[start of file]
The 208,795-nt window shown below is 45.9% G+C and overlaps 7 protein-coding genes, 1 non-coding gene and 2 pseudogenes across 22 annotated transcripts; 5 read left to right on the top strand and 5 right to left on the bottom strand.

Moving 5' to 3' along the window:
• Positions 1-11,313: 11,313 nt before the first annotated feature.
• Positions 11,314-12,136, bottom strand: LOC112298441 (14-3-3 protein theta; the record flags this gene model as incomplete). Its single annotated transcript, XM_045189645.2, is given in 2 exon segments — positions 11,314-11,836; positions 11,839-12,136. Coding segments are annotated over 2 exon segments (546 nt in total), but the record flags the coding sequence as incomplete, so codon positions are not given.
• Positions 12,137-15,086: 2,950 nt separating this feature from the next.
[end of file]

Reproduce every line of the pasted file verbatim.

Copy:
The 208,795-nt window shown below is 45.9% G+C and overlaps 7 protein-coding genes, 1 non-coding gene and 2 pseudogenes across 22 annotated transcripts; 5 read left to right on the top strand and 5 right to left on the bottom strand.

Moving 5' to 3' along the window:
• Positions 1-11,313: 11,313 nt before the first annotated feature.
• Positions 11,314-12,136, bottom strand: LOC112298441 (14-3-3 protein theta; the record flags this gene model as incomplete). Its single annotated transcript, XM_045189645.2, is given in 2 exon segments — positions 11,314-11,836; positions 11,839-12,136. Coding segments are annotated over 2 exon segments (546 nt in total), but the record flags the coding sequence as incomplete, so codon positions are not given.
• Positions 12,137-15,086: 2,950 nt separating this feature from the next.